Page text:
Paradise for Few – Hell for Many


Looking at the peaceful pictures of roosters, hens and chicks at a man and his hoe®, it’s easy to get lulled into thinking that this is how many chickens spend their lives, happy and carefree. If you want spectacular eggs, this is what it takes.

But the truth of how eggs are really produced is not so idyllic. According to the American Egg Board, there are roughly 280,000,000 egg laying hens in the US and they lay 75,000,000,000 eggs each year, about 10% of the world egg production. Almost none of these egg laying hens have the a man and his hoe® experience. A tiny percentage of them have something approaching what the chickens here have. Sadly, according to NPR, 90% of egg laying hens in the US live out their lives in wire cages. Most of the rest spend their lives in very crowded, cage-free hen houses.

Today, I came across an article from Australia at Australian Broadcasting Corporation, reminding me again just how dreadful most egg production is. When you buy inexpensive eggs at Walmart, Costco, and most any supermarket, those eggs were most likely produced in a facility similar to that pictured below. In these battery farms, the hens spend their entire lives, four to six in a small wire cage. They never get to snuggle down in a soft, straw nest to lay an egg in peace. They never get to sun themselves under a blue sky. They never get to roll around in the dirt. They never get to do the things chickens want and need to do.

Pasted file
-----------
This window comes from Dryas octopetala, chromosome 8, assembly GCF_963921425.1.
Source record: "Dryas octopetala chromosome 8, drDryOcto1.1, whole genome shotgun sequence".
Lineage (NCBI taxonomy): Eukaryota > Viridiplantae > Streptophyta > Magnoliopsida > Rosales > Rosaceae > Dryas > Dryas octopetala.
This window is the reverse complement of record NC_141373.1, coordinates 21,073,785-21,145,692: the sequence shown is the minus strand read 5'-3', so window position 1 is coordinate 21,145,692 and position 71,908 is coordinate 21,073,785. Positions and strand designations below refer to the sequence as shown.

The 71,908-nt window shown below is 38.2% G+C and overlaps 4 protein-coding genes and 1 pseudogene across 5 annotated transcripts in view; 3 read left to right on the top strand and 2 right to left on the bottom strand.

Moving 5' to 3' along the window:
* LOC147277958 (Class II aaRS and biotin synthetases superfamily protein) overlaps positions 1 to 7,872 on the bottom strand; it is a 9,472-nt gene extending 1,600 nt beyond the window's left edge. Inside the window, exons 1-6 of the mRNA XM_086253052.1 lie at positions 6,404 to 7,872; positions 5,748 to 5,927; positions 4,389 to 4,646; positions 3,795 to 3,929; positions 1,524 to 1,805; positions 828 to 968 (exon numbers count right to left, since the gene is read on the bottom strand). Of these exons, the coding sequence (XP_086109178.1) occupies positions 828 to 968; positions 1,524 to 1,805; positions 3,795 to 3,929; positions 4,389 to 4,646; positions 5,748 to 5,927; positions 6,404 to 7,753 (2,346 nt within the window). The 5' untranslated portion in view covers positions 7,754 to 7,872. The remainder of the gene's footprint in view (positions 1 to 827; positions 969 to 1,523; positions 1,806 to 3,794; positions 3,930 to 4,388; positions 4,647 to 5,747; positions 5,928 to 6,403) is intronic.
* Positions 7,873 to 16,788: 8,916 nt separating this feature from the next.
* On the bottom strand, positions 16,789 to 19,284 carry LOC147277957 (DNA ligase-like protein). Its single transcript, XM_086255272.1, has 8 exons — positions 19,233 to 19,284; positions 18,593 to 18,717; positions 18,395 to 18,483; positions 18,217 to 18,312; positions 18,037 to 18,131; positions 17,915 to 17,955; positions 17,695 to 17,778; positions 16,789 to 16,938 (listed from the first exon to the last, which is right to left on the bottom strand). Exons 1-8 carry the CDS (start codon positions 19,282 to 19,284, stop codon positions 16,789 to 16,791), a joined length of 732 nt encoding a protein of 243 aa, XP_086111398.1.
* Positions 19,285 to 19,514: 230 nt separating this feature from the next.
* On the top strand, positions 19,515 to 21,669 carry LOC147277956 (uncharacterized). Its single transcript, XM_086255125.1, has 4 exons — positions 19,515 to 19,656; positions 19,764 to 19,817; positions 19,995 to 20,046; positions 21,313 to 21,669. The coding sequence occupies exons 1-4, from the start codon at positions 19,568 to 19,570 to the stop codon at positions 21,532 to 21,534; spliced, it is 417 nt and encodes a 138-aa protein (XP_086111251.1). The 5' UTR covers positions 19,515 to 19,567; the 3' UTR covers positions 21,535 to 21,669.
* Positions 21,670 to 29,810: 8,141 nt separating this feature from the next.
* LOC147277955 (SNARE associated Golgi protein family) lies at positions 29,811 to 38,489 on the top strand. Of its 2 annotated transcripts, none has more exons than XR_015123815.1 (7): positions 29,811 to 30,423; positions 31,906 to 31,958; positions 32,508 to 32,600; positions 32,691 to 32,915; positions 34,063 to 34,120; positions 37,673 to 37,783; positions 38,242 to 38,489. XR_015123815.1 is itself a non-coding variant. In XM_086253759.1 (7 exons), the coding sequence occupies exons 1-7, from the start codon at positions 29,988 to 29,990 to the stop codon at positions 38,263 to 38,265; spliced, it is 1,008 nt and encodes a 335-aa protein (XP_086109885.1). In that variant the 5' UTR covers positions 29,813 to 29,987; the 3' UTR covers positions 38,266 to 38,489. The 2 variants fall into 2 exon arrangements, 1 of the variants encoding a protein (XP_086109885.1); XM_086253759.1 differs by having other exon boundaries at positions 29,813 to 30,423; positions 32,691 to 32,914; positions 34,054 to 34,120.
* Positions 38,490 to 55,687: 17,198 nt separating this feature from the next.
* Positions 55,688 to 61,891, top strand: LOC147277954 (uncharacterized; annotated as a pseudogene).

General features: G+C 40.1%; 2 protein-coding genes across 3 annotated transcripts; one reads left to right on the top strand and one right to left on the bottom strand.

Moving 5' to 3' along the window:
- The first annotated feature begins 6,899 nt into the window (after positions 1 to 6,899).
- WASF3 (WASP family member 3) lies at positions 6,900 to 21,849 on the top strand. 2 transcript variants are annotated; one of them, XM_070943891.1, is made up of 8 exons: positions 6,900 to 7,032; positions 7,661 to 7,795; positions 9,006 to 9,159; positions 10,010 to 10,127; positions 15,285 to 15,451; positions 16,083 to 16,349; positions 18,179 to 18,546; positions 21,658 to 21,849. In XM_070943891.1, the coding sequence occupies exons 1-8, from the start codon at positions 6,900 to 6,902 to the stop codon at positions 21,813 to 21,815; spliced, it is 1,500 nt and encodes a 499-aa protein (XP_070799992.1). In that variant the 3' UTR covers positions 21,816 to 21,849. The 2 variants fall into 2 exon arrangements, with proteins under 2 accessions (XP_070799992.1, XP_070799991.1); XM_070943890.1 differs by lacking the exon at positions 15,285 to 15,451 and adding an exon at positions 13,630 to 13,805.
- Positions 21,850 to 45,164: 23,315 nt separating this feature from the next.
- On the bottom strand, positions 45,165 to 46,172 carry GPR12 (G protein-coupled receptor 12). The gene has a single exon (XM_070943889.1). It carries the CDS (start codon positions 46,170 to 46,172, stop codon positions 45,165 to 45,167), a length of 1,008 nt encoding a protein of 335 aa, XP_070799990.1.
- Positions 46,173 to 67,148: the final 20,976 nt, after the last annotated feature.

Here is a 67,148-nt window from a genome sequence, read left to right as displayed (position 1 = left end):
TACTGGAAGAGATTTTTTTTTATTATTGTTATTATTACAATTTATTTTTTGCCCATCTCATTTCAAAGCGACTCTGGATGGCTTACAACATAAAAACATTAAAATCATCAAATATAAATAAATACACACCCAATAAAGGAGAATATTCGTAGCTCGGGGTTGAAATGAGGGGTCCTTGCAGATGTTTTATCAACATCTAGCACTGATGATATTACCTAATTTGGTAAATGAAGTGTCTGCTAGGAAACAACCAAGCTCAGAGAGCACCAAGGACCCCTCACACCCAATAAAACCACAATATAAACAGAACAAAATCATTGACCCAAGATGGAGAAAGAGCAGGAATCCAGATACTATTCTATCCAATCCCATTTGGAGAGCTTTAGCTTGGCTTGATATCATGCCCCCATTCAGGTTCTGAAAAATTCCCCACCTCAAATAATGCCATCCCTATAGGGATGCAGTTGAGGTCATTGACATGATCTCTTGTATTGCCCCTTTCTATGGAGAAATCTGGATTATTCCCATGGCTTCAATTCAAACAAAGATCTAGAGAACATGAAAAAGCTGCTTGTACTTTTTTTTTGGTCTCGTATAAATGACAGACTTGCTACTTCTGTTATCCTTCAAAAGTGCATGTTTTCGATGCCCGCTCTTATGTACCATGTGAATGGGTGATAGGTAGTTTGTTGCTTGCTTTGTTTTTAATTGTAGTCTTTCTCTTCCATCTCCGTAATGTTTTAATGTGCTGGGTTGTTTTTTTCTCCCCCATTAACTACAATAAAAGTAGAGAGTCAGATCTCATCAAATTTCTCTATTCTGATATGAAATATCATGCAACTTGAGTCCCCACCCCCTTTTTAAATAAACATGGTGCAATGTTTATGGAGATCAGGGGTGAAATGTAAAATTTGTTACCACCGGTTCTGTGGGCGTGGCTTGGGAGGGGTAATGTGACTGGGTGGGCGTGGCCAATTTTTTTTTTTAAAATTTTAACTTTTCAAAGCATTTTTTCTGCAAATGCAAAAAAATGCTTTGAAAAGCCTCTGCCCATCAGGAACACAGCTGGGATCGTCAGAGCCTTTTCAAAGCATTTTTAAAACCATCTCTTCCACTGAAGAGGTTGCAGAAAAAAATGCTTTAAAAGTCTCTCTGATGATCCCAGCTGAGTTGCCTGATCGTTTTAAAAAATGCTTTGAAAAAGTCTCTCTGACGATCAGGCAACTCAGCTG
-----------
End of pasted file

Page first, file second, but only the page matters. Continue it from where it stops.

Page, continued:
The result is billions of inexpensive eggs, but at an incredible cost to the hens. There is also a tremendous human cost. First, to the egg farmers who must face the unspeakable suffering they inflict on the tens of thousands of chickens under their care. It’s hard to imagine that farmers doing this do not incur an emotional cost.

Then there is the cost to everyone who eats these eggs. Can it possibly be healthy to eat eggs produced by hens who live in such dreadful condition? This type of egg production makes people believe that it is possible to produce good food cheaply, but when it comes to eggs, that is a lie. Creating eggs worthy of human consumption takes a lot of space and time. To create an egg worth putting in your mouth, a hen needs to spend her day outdoors, free to go wherever she wants to. She needs to be able to scratch in the dirt for earthworms and bugs. She needs to be able to roll around in the dirt. She needs to be able to soak in the sun. And she needs a clean, quiet nest to lay her great egg.

So when you buy your eggs, demand eggs that are worthy of you.

2 Replies to “Paradise for Few – Hell for Many”

  1. I appreciate this blog so much. I raise ducks, and being inspired by your blog, I’m really committed to letting the momma ducks raise the babes, rather than pulling eggs into an incubator, to keep the girls laying. I love it. And watching the ducklings learn from their mom, and run and hide every time I walk by, under momma, it is just worth it. I also appreciate that you are making a difference by providing an example of what can be, and not just focusing on the terrible ways of factory farming. Plus you eat meat, and eggs, proving that you can be compassionate, loving, making a difference, and not have to subscribe to a vegan lifestyle. Nothing against vegans!!!!!! Just that I believe we can provide another option. Your birds have the best life. Thank you thank you thank you!

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